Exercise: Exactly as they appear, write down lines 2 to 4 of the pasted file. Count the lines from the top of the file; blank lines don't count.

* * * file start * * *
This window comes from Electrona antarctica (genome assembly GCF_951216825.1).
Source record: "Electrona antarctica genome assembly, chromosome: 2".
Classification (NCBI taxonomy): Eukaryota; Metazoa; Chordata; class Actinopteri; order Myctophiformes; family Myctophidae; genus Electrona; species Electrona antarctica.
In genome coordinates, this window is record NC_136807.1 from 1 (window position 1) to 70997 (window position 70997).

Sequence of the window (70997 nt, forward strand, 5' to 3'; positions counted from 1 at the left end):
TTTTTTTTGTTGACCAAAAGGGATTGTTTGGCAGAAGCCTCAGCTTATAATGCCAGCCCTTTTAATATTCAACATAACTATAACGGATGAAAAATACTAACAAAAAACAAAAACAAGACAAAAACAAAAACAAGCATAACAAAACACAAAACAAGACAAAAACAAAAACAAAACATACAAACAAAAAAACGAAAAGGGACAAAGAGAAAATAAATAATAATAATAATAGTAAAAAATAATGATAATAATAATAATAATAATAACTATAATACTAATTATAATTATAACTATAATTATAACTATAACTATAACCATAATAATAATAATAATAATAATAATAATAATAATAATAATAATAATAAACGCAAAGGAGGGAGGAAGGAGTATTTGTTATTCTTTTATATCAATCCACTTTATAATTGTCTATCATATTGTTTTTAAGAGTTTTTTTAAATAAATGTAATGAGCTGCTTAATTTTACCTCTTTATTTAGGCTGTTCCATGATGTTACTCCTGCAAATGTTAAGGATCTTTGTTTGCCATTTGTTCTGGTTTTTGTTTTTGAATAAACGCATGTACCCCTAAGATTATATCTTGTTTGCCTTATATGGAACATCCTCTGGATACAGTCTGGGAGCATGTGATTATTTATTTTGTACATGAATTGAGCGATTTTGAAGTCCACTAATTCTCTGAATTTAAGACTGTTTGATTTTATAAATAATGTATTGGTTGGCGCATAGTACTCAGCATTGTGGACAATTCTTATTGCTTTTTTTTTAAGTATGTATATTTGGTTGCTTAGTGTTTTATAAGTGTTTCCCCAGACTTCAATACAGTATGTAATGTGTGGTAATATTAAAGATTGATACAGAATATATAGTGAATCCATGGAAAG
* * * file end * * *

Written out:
Source record: "Electrona antarctica genome assembly, chromosome: 2".
Classification (NCBI taxonomy): Eukaryota; Metazoa; Chordata; class Actinopteri; order Myctophiformes; family Myctophidae; genus Electrona; species Electrona antarctica.
In genome coordinates, this window is record NC_136807.1 from 1 (window position 1) to 70997 (window position 70997).